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How WWF is helping locals in Kenya to grow their forests and protect the environment


Kenya’s forests are deteriorating at an alarming rate. In fact, recent studies put the loss of forests in Kenya at around 50,000 hectares annually. That means the Kenyan economy loses over Sh1.9 billion – almost £14.5 million.

A farmer holding tree stalks in the forestWWF has been supporting farmers in Kwale to grow small-scale forests. © Neema Suya / WWF

At the same time, the national wood supply deficit is expected to rise to 7 million cubic metres by 2020. That’s a big problem, given that timber and fuel wood are very important to people across Kenya. A huge 80% of all the wood used in Kenya is as fuel wood (charcoal and firewood).

Instead of living sustainably within its environmental means, it seems that Kenya is borrowing from the future to pay for the present. Because of how quickly these ecosystems are being degraded, wildlife and habitats are threatened, there’s more poverty, and the impacts of climate change are worse. It will also mean that Kenya will have a hard time meeting its pledge for 10% of the country to be covered by forests by 2030. It’s currently about 7%.

But hope is far from lost!

We just need to think creatively.

To achieve national and regional forest cover targets, there’ll need to be a lot of work done on both community-owned and privately-owned land. The good news is that, at the moment, tree cover on farms is steadily increasing and farmers are coming to understand the benefits of tree growing in increasing how productive their land is and improving their livelihoods.

We in WWF also understand the important role that small-scale tree growers can play in using forests sustainably. That’s why we’ve been supporting farmers, schools, and local communities to invest in growing and managing their forests. We believe that giving local people control over their forests leads to responsible, long-term, and sustainable forest management. That, in turn, helps protect wildlife and their habitats – and improve people’s livelihoods.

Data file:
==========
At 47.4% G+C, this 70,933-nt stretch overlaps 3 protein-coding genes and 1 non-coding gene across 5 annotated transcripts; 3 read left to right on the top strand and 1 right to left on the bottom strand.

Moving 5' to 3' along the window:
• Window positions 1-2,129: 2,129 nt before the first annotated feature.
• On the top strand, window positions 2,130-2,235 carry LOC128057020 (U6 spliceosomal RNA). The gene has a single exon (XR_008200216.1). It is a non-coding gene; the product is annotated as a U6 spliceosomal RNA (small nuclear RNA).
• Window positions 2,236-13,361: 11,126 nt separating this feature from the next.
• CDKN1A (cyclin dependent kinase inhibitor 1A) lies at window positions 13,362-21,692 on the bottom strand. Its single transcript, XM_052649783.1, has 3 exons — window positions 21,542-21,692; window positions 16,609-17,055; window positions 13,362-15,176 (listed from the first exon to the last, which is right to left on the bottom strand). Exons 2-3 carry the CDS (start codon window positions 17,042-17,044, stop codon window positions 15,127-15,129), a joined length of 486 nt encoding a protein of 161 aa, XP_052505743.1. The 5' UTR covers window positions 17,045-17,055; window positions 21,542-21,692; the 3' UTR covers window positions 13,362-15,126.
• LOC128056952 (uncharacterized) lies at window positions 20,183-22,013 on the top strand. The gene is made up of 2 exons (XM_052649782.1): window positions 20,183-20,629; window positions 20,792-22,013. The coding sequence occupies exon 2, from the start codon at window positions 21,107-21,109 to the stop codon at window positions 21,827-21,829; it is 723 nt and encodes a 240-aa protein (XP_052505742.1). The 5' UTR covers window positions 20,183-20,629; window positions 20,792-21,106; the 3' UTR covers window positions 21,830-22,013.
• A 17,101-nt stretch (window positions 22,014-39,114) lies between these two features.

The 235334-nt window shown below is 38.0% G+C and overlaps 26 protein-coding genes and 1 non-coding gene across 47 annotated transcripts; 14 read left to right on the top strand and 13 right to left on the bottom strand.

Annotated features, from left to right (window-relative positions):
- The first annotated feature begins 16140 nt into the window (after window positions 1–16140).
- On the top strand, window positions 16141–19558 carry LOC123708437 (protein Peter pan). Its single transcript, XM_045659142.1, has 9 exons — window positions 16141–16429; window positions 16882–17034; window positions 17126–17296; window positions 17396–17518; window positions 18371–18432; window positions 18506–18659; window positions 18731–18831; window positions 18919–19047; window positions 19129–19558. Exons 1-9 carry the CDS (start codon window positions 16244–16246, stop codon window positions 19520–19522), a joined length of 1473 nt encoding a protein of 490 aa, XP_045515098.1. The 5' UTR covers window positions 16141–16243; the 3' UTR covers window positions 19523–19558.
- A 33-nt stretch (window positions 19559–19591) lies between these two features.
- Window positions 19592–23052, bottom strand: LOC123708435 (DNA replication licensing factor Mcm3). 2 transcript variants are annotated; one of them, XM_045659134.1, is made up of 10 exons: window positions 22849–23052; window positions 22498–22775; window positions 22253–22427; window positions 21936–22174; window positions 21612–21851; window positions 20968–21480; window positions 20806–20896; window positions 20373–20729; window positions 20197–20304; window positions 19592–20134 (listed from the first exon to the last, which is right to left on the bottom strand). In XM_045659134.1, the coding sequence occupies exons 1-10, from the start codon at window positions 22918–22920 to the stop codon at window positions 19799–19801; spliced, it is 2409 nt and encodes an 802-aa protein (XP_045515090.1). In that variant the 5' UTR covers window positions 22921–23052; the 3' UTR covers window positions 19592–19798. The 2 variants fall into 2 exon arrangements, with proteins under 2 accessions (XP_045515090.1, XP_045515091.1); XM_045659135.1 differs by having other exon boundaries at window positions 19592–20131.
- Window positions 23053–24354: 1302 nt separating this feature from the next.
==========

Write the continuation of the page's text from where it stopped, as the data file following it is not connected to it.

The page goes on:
How WWF is helping

In the beginning, we encouraged farmers and other groups to start growing trees, and we gave them the resources and technical support they needed to do that. Since then, we’ve also helped to set up a tree growers’ association in Kwale. It currently has almost 200 members who, between them, are responsible for 3,000 hectares of forest.

Timber laying in front of a small office in the process of being built; locals standing nearbyWWF helped set up a farmers’ co-operative. Here’s the yard and offices being built. © Neema Suya

Setting up farm forests can be challenging, so this group will help locals face those challenges together. One way of doing that is by building relationships with the private sector. That’s why we’ve helped them set up a marketing co-operative to promote a market for forests products – things like building poles, timber and honey – that have been sourced in a responsible and sustainable way.

And we’re not stopping there! Going forward, the group is planning to start producing sustainable wood fuel like charcoal and firewood. They’ve also been approached by local companies as well as bigger, multi-national companies who want to work with them to produce other products like Moringa seeds and eucalyptus.

A farmer in Kwale walks among timber in the forestBy growing small-scale and sustainable forests, Kenyan farmers, with WWF’s support, are helping to protect the environment and improve people’s lives.

It isn’t easy, mind you. Growing trees is an expensive business, and it can take a while before you see any return. But it’s clear that there’s incredible potential here to use the forests sustainably. By doing that, we can help grow and strengthen Kenya’s forests, protect the environment, and improve people’s lives.

Why do you love forests? Tell us in the comments below!

WWF’s work in Kwale-Kilifi is part of WWF’s Coastal Kenya Programme, which is gratefully supported by players of People’s Postcode Lottery, Size of Wales and the UK Government through the Department for International Development.

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